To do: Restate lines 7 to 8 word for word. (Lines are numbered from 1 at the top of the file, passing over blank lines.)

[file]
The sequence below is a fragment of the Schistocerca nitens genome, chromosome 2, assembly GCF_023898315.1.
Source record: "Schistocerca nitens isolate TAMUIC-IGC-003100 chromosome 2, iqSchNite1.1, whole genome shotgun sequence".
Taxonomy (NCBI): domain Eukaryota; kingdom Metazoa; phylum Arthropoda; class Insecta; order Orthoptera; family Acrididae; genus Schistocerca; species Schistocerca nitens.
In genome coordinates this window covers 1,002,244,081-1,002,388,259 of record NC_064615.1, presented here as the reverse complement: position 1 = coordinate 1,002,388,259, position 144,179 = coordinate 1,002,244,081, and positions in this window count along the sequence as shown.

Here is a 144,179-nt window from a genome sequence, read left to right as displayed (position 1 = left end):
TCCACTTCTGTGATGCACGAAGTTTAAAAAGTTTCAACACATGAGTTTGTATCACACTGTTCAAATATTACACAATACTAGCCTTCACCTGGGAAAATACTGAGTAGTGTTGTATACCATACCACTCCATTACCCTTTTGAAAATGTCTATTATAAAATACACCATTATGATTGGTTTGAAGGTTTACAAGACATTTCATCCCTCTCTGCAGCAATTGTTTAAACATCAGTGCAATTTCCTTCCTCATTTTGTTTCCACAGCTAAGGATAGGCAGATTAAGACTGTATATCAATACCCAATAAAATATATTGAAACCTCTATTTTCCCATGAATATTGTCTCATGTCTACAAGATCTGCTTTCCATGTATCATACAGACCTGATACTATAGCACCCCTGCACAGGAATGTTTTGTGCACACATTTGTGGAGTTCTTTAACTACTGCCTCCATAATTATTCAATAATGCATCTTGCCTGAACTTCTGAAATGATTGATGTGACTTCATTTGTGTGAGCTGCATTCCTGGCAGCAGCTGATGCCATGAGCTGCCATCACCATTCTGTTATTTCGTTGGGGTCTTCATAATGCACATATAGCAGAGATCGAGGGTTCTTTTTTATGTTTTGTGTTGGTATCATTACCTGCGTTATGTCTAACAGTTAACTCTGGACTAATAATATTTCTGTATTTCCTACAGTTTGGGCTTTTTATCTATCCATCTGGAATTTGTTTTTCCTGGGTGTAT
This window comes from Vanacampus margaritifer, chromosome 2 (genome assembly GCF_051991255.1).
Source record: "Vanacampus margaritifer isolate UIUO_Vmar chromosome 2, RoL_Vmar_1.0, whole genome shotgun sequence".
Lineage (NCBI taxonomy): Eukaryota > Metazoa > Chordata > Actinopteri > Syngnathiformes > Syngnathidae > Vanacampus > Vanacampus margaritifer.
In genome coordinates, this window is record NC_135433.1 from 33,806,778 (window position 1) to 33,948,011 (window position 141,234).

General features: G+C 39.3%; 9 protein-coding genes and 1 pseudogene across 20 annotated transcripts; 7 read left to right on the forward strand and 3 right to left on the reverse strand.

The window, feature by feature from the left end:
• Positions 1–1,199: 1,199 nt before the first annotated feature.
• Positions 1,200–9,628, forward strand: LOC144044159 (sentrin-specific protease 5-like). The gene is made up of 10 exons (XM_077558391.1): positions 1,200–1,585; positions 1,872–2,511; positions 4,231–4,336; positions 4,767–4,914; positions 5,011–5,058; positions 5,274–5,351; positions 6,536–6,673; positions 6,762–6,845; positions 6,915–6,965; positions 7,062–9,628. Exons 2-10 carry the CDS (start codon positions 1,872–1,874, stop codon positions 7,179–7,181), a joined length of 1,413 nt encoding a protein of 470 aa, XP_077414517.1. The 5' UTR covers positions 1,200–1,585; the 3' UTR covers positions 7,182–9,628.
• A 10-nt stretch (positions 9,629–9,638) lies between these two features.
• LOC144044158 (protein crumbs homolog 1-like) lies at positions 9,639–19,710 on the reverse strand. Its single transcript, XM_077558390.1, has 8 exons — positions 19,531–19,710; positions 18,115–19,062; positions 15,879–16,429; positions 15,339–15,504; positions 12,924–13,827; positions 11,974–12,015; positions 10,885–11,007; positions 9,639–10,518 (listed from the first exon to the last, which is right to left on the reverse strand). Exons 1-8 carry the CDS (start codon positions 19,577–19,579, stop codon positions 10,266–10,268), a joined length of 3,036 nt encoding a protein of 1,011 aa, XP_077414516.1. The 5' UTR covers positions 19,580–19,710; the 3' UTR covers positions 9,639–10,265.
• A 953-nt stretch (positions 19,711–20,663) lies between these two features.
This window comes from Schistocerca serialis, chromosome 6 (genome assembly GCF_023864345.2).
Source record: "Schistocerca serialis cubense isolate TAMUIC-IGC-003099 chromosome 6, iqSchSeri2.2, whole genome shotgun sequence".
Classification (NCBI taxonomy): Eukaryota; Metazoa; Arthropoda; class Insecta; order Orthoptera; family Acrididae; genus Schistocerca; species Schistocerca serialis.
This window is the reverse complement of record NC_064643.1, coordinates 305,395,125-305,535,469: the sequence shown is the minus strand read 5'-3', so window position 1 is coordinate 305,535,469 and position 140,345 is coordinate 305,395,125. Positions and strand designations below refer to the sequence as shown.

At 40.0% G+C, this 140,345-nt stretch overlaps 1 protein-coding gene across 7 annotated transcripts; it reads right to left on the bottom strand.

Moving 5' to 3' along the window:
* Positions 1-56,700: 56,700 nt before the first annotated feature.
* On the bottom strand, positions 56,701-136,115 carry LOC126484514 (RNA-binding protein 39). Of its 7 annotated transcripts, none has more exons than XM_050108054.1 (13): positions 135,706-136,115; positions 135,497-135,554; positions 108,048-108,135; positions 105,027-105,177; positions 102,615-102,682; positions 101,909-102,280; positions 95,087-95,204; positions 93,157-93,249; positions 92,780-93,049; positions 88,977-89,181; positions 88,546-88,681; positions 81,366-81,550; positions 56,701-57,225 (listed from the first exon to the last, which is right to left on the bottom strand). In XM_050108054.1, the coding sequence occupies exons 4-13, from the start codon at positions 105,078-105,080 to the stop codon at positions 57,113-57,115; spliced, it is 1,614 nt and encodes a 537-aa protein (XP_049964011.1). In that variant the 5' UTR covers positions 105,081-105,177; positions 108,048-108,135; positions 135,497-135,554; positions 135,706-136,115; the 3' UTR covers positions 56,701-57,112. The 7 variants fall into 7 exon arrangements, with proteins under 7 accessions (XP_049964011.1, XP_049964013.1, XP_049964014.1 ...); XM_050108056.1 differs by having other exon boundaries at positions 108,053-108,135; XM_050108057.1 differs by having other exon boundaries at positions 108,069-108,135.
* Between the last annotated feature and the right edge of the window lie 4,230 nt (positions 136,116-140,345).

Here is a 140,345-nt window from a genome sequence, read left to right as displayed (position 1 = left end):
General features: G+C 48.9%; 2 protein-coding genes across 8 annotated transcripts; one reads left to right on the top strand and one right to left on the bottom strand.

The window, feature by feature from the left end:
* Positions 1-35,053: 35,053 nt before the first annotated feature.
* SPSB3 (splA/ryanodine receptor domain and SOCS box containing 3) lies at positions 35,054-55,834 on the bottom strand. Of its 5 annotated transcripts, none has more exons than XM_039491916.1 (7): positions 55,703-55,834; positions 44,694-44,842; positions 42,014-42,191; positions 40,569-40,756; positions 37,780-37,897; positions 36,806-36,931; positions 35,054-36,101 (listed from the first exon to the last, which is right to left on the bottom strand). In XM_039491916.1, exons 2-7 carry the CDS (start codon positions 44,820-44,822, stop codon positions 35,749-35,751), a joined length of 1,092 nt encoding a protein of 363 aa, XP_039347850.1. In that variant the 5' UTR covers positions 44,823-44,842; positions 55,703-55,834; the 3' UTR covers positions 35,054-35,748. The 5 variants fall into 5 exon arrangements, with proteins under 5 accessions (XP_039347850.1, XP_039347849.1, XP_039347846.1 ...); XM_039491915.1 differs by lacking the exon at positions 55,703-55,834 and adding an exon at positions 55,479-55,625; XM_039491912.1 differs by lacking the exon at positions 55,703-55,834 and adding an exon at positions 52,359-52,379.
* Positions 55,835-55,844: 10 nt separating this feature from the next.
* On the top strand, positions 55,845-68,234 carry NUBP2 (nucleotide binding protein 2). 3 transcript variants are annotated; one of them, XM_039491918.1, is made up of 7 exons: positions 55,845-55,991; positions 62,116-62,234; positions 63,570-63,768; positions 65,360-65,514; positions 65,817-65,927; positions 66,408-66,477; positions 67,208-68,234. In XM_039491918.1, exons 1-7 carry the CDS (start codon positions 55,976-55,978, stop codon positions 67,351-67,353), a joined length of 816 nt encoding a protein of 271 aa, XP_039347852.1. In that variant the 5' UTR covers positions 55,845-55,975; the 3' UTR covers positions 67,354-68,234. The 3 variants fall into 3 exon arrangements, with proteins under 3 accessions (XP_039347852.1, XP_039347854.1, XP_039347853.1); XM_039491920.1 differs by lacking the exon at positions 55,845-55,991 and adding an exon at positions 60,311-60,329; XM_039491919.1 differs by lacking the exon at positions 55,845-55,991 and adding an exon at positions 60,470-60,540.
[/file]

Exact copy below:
This window comes from Vanacampus margaritifer, chromosome 2 (genome assembly GCF_051991255.1).
Source record: "Vanacampus margaritifer isolate UIUO_Vmar chromosome 2, RoL_Vmar_1.0, whole genome shotgun sequence".